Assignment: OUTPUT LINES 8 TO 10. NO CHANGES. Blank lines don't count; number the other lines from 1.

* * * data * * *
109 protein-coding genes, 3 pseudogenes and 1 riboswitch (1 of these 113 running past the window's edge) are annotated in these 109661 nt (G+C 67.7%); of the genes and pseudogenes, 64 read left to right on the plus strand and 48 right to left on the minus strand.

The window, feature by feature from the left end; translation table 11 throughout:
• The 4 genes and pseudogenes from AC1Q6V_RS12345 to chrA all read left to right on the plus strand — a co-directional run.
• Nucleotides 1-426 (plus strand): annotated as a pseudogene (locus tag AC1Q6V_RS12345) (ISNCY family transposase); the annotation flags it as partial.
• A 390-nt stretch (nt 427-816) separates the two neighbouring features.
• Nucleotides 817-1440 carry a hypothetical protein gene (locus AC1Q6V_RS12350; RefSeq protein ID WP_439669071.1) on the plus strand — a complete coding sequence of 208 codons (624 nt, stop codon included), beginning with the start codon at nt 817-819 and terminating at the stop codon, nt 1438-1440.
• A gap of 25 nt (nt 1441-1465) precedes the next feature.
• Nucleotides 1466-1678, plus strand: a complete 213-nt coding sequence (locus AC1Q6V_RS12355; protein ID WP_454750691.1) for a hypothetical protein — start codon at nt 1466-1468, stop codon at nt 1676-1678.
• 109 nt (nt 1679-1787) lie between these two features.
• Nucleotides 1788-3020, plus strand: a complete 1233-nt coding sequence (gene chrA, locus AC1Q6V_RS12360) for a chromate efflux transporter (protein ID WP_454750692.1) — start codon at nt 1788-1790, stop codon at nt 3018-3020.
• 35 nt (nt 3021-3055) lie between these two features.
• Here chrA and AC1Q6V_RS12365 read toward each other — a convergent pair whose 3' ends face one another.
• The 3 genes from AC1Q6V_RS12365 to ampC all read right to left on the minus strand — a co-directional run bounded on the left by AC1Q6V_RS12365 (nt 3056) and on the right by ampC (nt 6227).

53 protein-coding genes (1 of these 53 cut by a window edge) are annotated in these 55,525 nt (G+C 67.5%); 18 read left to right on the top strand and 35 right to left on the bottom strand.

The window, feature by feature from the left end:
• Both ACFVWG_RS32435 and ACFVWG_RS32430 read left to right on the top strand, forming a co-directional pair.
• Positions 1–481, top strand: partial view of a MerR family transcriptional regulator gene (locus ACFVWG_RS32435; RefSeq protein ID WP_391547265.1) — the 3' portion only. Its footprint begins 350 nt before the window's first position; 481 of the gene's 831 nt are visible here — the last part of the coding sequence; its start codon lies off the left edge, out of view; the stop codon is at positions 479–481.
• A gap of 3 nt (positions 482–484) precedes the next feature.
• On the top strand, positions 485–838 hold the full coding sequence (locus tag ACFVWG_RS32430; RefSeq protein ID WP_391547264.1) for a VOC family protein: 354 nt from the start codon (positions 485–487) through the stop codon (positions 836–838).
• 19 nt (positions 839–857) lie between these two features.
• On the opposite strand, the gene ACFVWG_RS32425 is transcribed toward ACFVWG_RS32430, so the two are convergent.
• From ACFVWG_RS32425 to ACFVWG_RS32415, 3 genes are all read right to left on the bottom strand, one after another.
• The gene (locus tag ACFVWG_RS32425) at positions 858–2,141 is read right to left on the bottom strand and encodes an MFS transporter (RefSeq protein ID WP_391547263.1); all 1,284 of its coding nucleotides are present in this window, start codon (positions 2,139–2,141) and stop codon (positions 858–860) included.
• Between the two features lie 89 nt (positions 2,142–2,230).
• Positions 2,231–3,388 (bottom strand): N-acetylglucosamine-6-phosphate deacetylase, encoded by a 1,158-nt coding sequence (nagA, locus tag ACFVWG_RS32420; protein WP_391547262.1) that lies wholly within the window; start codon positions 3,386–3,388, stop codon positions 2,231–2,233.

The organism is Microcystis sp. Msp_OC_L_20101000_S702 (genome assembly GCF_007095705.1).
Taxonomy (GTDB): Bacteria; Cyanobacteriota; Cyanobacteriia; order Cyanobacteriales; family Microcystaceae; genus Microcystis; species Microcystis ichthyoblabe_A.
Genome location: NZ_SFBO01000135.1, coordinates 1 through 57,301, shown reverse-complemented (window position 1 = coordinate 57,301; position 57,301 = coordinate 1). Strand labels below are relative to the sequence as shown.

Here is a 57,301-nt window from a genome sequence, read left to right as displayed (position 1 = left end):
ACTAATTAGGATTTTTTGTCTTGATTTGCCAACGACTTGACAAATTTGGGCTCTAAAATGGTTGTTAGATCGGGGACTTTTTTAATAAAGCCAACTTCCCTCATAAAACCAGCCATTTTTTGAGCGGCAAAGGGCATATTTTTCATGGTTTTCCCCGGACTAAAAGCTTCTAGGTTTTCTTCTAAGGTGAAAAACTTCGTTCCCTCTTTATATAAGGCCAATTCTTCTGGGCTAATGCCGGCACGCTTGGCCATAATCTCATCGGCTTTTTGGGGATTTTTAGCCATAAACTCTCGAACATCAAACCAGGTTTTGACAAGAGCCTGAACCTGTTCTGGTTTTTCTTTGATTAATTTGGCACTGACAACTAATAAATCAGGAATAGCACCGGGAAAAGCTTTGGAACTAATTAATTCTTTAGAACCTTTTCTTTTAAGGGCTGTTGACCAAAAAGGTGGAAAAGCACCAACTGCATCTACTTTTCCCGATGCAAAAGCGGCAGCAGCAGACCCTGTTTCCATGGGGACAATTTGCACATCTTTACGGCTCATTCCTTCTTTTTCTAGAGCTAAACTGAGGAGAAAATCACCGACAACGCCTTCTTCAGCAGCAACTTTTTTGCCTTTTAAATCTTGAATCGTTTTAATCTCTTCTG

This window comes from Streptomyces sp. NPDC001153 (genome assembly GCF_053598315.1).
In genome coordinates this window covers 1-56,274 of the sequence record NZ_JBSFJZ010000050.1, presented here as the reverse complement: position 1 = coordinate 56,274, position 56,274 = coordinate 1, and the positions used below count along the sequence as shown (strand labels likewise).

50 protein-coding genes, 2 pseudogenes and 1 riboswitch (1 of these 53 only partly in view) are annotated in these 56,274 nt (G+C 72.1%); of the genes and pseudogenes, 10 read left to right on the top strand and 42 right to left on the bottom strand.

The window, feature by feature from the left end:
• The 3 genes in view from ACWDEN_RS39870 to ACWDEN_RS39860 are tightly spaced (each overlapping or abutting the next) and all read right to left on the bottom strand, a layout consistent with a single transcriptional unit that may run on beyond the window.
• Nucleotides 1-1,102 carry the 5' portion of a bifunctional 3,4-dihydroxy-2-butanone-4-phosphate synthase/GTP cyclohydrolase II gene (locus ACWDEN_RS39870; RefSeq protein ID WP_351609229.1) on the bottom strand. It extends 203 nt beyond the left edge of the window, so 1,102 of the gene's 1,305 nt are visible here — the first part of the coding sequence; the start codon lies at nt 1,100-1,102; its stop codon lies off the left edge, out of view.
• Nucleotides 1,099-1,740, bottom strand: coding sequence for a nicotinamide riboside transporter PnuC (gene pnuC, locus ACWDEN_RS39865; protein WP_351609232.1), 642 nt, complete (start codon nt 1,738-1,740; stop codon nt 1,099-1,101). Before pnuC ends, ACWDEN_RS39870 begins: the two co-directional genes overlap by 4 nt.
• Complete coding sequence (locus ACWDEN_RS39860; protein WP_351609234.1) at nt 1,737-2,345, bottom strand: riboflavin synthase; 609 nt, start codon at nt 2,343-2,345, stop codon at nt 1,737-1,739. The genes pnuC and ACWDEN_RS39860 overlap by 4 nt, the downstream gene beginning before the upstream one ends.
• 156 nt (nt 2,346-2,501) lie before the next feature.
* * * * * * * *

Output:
• Nucleotides 1466-1678, plus strand: a complete 213-nt coding sequence (locus AC1Q6V_RS12355; protein ID WP_454750691.1) for a hypothetical protein — start codon at nt 1466-1468, stop codon at nt 1676-1678.
• 109 nt (nt 1679-1787) lie between these two features.
• Nucleotides 1788-3020, plus strand: a complete 1233-nt coding sequence (gene chrA, locus AC1Q6V_RS12360) for a chromate efflux transporter (protein ID WP_454750692.1) — start codon at nt 1788-1790, stop codon at nt 3018-3020.